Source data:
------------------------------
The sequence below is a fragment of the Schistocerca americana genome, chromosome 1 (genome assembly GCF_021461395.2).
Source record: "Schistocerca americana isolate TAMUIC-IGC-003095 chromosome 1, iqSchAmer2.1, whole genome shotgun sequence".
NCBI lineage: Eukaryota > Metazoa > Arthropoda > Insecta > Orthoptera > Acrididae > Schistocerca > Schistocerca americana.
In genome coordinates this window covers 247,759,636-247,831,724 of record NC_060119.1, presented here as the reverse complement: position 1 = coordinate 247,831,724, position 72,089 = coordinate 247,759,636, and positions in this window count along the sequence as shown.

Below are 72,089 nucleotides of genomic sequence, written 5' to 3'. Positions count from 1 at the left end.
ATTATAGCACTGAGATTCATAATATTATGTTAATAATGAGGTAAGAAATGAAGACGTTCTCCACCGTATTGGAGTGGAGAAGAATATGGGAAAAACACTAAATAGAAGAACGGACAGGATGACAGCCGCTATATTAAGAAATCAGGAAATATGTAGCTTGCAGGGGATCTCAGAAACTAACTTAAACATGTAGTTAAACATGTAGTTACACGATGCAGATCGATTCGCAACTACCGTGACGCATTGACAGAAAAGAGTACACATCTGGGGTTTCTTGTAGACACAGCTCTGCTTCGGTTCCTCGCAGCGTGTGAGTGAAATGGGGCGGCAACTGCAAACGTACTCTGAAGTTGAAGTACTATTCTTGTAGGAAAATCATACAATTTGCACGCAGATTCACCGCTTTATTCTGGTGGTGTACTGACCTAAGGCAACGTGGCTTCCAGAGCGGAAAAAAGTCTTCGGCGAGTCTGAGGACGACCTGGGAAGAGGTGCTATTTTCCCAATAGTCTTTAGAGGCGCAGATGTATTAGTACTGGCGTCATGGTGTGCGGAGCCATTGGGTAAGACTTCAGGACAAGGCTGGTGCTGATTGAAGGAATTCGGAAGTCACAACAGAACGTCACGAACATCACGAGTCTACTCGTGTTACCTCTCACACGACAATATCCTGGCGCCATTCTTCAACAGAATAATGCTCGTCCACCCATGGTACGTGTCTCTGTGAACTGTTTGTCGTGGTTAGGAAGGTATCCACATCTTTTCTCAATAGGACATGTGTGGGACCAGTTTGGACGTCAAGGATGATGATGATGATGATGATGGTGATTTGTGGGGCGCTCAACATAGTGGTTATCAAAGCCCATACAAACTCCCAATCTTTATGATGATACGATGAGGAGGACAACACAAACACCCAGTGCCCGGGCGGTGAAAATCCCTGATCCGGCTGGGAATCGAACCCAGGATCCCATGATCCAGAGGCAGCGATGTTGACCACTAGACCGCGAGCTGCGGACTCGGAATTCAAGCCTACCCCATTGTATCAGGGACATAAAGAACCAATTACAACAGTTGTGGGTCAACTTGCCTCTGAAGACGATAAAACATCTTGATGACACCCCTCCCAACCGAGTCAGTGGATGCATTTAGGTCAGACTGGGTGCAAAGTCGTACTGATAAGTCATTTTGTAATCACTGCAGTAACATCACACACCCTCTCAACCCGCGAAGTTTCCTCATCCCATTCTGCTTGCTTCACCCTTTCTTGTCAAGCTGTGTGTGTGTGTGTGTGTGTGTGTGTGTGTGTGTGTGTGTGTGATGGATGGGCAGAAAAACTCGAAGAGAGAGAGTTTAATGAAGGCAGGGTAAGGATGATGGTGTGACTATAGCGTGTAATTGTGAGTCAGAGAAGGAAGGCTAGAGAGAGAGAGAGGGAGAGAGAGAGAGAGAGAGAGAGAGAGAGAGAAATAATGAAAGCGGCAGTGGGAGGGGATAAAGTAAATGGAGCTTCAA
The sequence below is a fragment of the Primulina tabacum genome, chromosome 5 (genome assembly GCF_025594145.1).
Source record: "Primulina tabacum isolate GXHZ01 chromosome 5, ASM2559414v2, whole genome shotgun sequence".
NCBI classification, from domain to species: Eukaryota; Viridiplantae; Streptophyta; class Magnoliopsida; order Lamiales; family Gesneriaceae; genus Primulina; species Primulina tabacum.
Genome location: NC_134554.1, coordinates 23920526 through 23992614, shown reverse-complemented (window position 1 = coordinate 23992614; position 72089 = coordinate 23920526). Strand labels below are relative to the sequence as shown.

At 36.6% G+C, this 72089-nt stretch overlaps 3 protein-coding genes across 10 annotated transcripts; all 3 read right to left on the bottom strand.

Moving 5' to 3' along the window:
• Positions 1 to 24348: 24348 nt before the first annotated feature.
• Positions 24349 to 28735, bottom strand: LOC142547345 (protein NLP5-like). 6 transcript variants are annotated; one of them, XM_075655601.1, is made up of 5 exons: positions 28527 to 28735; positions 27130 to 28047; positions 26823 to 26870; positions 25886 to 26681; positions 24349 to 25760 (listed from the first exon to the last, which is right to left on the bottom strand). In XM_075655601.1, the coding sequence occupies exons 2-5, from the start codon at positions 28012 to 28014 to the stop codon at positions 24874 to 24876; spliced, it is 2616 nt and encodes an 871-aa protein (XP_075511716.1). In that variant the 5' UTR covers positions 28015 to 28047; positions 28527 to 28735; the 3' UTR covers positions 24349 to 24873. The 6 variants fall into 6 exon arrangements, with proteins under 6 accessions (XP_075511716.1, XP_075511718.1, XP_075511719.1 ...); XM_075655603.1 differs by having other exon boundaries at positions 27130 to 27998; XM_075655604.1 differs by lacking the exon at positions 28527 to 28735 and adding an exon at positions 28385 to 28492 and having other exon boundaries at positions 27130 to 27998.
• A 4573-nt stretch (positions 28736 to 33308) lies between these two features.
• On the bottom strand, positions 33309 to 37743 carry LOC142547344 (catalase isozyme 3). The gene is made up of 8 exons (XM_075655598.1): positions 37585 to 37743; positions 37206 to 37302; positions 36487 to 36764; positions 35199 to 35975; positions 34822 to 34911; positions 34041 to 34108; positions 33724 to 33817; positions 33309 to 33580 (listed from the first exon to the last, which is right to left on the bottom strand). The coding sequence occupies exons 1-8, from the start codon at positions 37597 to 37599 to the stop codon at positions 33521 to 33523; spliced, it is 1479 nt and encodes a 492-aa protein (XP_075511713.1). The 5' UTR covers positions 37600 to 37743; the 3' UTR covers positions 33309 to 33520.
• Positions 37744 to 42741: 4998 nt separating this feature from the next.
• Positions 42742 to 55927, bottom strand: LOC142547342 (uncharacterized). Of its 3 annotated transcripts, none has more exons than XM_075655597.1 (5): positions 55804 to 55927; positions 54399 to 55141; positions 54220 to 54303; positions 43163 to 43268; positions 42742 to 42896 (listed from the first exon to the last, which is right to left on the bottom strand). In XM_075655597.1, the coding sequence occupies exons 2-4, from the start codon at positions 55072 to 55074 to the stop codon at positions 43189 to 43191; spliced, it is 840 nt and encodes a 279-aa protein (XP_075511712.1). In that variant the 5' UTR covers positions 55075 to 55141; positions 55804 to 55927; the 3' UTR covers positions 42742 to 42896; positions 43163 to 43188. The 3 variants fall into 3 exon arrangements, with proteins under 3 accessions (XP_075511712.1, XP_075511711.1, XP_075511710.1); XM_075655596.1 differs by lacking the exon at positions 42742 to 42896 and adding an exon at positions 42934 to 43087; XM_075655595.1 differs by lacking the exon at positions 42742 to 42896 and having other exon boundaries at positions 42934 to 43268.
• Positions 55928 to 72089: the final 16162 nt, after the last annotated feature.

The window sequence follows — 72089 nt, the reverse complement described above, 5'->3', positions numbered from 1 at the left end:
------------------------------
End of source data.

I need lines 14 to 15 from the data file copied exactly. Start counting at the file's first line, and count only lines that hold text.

• Positions 24349 to 28735, bottom strand: LOC142547345 (protein NLP5-like). 6 transcript variants are annotated; one of them, XM_075655601.1, is made up of 5 exons: positions 28527 to 28735; positions 27130 to 28047; positions 26823 to 26870; positions 25886 to 26681; positions 24349 to 25760 (listed from the first exon to the last, which is right to left on the bottom strand). In XM_075655601.1, the coding sequence occupies exons 2-5, from the start codon at positions 28012 to 28014 to the stop codon at positions 24874 to 24876; spliced, it is 2616 nt and encodes an 871-aa protein (XP_075511716.1). In that variant the 5' UTR covers positions 28015 to 28047; positions 28527 to 28735; the 3' UTR covers positions 24349 to 24873. The 6 variants fall into 6 exon arrangements, with proteins under 6 accessions (XP_075511716.1, XP_075511718.1, XP_075511719.1 ...); XM_075655603.1 differs by having other exon boundaries at positions 27130 to 27998; XM_075655604.1 differs by lacking the exon at positions 28527 to 28735 and adding an exon at positions 28385 to 28492 and having other exon boundaries at positions 27130 to 27998.
• A 4573-nt stretch (positions 28736 to 33308) lies between these two features.